In Islamic thought in particular the question of the proclamation of the unity of God (tawhîd) together with the reality of His various attributes troubled for a long time the thought of theologians without them coming to a clear solution: they referred people in the end to the silence of ‘do not ask how’ (bilâ kayfa). I believe that only in the Sufis did this problem receive a more real approach because they were not afraid to enter the ‘paradoxes of the One’. The Sufi of Andalusia, Ibn ‘Arabî, for example, did not see the summit of the proclamation of the unity of God (tawhîd) in the affirmation of an abstract divine unity, as understood by most believers and Muslim theologians. The true tawhîd for him, indeed, lay in the paradoxical affirmation of divine unity in the multiplicity of His self-manifestations (tajalliyyât). These self-manifestations are real aspects of the Absolute-Real (haqq) who is always and at one and the same time One and multiple, Creator and creature, according to the points of view adopted. The Absolute-Real (haqq), in addition, must not be seen as being in a state of immobile stasis but, rather, as being in an inexhaustible dynamism of being, moved by a mysterious original, transcendent and creative force – Love (hubb). (9)
In a famous passage from Pearls of Wisdom, Ibn ‘Arabî proclaims: ‘the movement that is the existence of the world was a movement of love…Without such love the world would not have come into existence; therefore the movement from nothing to existence is the movement of the Creator towards it (existence)…It is thus proved that the movement was a movement of love and that therefore there is no movement in the universe unless it is in a relationship with love’. (10)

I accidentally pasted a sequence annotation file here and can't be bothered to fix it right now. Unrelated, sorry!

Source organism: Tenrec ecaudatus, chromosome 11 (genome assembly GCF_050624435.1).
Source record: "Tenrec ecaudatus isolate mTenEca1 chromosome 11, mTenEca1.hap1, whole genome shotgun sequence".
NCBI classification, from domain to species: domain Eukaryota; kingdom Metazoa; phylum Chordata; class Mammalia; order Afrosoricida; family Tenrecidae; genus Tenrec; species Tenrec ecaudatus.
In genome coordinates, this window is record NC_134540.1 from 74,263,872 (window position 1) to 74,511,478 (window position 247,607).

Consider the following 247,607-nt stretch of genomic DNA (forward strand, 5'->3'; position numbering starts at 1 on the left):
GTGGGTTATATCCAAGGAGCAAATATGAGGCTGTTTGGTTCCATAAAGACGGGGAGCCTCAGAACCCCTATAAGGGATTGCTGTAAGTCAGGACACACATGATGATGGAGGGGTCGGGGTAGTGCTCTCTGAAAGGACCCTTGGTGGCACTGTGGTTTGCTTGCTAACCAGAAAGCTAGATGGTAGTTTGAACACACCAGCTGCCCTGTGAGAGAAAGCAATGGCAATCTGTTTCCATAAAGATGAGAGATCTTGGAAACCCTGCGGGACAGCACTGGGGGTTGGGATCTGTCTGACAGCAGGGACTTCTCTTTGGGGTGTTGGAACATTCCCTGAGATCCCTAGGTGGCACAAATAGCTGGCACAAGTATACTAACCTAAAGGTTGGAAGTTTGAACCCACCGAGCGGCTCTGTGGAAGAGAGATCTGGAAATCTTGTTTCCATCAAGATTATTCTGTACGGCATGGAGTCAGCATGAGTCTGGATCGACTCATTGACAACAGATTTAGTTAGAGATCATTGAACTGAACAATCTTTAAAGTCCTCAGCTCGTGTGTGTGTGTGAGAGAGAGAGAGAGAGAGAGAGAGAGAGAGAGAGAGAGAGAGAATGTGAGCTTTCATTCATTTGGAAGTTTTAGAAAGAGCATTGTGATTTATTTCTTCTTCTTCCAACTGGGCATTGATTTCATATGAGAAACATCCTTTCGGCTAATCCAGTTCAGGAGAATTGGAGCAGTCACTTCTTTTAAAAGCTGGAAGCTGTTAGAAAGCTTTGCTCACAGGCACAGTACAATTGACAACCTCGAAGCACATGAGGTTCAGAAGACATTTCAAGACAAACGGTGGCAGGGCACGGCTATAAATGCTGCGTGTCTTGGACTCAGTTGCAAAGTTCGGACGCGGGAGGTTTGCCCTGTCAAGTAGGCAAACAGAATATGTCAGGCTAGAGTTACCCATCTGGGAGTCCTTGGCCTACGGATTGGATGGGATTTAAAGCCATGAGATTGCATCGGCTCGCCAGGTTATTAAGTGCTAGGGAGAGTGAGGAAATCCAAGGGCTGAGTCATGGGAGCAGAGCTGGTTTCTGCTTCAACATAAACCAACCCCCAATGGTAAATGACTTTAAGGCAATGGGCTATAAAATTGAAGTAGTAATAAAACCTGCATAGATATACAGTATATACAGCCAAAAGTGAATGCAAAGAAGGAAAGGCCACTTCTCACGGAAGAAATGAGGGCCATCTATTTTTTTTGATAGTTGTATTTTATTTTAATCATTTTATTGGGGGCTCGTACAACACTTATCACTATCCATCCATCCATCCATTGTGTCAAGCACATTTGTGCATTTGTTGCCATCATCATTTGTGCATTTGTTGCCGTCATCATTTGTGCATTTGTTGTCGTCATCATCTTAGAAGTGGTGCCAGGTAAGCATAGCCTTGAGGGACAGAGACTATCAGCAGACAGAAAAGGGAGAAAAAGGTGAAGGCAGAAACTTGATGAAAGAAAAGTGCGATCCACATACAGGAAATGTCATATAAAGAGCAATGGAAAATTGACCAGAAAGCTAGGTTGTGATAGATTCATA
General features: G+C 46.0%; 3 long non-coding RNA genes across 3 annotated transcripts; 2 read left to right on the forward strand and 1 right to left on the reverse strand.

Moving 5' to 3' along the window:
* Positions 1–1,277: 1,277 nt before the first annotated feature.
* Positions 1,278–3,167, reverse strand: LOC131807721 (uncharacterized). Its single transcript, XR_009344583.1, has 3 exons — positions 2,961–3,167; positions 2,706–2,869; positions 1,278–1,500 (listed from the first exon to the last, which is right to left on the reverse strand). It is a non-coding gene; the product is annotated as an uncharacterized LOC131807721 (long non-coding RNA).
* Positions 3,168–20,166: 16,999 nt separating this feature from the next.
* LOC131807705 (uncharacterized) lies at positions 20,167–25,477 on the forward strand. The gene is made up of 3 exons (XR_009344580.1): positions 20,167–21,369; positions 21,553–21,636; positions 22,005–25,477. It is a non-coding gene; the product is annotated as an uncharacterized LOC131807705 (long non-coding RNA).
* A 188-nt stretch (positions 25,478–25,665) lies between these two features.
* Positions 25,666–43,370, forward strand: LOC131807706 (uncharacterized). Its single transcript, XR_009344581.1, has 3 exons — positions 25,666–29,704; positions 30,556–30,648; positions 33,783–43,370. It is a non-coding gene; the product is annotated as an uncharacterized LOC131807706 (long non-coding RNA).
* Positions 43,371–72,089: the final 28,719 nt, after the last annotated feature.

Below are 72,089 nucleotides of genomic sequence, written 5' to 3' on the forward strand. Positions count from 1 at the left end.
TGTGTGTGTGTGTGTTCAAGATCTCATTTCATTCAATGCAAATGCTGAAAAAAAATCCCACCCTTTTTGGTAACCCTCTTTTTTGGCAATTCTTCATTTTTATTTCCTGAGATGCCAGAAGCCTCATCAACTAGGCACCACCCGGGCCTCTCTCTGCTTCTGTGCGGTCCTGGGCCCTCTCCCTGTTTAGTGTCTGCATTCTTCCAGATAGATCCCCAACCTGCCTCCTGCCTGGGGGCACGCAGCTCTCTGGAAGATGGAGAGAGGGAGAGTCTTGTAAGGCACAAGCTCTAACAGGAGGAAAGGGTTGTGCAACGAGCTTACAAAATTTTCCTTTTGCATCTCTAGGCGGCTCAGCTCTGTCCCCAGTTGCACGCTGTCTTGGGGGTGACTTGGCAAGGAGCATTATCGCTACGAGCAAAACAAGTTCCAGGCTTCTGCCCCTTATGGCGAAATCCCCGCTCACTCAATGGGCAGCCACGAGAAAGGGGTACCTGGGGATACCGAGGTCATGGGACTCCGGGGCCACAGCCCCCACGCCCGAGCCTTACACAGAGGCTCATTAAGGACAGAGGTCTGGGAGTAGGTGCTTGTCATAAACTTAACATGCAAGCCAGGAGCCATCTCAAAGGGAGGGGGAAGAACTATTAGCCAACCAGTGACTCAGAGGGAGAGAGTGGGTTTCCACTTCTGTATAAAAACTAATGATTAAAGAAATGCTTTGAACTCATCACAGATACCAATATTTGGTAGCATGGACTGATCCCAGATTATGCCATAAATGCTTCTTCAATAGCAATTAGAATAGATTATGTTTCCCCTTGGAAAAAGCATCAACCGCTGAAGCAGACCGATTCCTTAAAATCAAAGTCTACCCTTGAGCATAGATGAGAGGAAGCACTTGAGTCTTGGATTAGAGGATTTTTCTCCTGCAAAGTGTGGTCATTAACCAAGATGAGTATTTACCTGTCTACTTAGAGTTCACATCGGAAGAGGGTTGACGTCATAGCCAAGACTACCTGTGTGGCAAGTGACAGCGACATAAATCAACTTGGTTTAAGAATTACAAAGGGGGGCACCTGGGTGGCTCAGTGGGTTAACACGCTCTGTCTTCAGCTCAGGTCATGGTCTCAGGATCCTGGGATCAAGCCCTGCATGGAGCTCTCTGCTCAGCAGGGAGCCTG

These references are sufficient to demonstrate that here as well there is ample space for shared reflections that could bring out extraordinary parallelisms, which perhaps have never been thought of, between the various experiences of mysticism and in particular those of the three Abrahamitic religions.
The transcendent and trans-descendant Mystery. It is here that in my view one could find a point of understanding on a question which for centuries has divided and opposed Christians and Muslims, with reciprocal polemics and condemnations, and not only of a theoretical kind. I mean the clash between Islamic monotheism and the Christian Trinity. These are dogmas that in the theological controversies of the past were seen for the most part as being irreconcilable positions which were mutually exclusive and mutually denying. I do not intend here, evidently enough, to eliminate the differences that exist between these two religious traditions in a compromise that would in basic terms be a betrayal of both faiths. This is a matter, instead, of understanding questions and issues that are from many points of view similar and exist in both these religious visions and which could help us to open up to greater mutual understanding, thereby overcoming atavistic prejudices.